Designing a search experience

Lucy Lee
Lucy Lee
Nov 1 · 6 min read

Background

My company has a renowned and extensive database of classic cars and their values, but didn’t have a search feature that allowed users to quickly find their vehicles. This meant that users had to go through a cumbersome selection process in order to find a vehicle, whether they were searching for the value of their car or getting an insurance quote.

A talented engineer had created a working proof-of-concept using SOLR, an open source search tool, and I was asked to flesh out the experience and design.

Goal

Design a search and browsing experience to use across a variety of products that require selecting a vehicle.

Role

UX designer, with support from UX researchers and a visual designer.

Summary of design process

  • Stakeholder interviews
  • SWOT analysis
  • Use case analysis
  • Review of design principles
  • Competitive analysis
  • Protopersonas
  • Interviews with car enthusiasts
  • Task flows
  • Prototypes (html/css/js, sketch, axure)
  • Usability tests

Details of each step below.

Stakeholder interviews

Based on the information I learned from stakeholders, I determined ways to leverage strengths and mitigate weaknesses of our existing database using SOLR’s features through a SWOT analysis.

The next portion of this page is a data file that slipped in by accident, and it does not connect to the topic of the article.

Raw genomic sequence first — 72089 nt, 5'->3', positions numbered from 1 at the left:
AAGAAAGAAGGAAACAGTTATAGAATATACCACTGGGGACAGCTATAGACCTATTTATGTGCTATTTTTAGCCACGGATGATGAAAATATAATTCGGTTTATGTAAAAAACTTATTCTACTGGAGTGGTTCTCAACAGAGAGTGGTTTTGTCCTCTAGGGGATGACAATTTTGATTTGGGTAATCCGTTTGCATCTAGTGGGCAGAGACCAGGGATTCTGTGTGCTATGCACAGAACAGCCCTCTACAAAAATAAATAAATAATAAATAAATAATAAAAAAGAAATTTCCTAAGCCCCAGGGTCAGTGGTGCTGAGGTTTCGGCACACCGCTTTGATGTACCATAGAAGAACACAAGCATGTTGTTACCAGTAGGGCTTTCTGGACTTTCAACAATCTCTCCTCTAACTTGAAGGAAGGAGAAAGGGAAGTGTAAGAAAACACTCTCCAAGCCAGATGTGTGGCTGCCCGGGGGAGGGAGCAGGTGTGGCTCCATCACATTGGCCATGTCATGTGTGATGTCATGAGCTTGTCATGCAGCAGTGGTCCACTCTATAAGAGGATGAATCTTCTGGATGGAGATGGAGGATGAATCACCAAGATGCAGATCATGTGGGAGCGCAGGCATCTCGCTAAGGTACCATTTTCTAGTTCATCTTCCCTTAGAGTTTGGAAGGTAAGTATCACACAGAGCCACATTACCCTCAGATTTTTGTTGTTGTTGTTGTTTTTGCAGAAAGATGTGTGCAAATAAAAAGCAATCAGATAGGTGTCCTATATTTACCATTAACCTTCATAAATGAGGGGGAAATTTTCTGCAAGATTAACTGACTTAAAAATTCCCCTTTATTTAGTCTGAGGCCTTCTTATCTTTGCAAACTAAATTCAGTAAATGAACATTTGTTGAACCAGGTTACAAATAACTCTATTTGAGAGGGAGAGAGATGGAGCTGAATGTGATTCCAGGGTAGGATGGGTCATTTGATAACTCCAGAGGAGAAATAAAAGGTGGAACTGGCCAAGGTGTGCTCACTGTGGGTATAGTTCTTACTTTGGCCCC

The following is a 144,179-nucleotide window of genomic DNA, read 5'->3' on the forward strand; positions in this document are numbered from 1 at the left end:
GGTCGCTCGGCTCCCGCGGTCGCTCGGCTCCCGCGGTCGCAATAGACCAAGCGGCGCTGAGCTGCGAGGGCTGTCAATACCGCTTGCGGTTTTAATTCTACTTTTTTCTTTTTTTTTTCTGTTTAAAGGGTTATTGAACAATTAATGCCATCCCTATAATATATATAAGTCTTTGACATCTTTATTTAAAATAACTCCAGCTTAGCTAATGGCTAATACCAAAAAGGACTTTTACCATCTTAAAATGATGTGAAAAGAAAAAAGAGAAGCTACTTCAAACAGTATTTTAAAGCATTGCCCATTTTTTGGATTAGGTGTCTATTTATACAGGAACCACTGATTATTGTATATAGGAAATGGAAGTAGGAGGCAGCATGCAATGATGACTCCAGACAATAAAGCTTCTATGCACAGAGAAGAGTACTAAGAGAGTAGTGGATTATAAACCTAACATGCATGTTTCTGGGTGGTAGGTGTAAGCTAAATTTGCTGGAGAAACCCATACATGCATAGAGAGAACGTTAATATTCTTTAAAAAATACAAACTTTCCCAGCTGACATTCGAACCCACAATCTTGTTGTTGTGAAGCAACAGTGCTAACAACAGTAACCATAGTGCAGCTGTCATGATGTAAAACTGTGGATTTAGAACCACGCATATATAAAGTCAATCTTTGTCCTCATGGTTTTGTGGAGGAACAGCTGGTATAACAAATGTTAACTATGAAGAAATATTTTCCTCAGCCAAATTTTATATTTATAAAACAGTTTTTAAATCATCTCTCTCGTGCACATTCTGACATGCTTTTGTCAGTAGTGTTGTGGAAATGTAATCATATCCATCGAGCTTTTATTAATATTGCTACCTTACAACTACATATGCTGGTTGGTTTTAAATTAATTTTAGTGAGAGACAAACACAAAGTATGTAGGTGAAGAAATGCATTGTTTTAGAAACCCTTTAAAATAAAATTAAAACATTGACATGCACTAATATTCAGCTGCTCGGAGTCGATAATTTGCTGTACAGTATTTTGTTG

Product strength and weaknesses hidden

Use case analysis

Based on the various products search would be used, I determined which design features would be important for each product. For example, while getting an insurance quote, a user doesn’t need to explore or organize information, whereas selecting the right car quickly has high priority.

Product details hidden

Design principles

I reviewed existing best practices for search design:

best practices for search design

Competitive analysis

I reviewed 3 categories of competitors to find common patterns for search, autosuggest, filtering, search engine results page, and mobile experience

  • Vehicle valuation tools (NADA Guides, Kelley Blue Book)
  • Vehicle purchasing tools (Edmunds, Truecar, Autotrader, Trovit, Cargurus, Classiccars)
  • General search tools (Amazon, Ebay)

Competitive analysis takeaways

  • Search input is rarely presented by itself; users can still browse and select from options
  • Help text provided on make/model/body etc. for novice users
  • Ability to save searches or filters
  • Filters show as breadcrumbs / back button leads to last filter
  • Show relevant content related to search (i.e. articles)
  • Pictures help in identifying correct vehicles

Proto-personas

To understand the spectrum of users, I created proto-personas, with the understanding that the tool needed to be credible to an enthusiast but understandable to a person who is new to classic cars.

example of expert enthusiast persona

Interviews with internal car enthusiasts

I met with internal car enthusiasts, database specialists, call center agents to learn common information needs and to review early-stage wireframes.

Findings

Users have difficulty finding correct vehicle due to differences in model/submodel names

“Sometimes people will get hung up on some of the submodels. Kind of a commonly accepted term for a car but we don’t list it that way bc that’s not how manufacturers did. 1965 pontiac gto: you can see here there is not 65 pontiac gto in the model. a lot of people don’t realize that it’s actually a 1965 pontiac lemans gto. so we do get some questions of why don’t you list that vehicle? it’s very common.”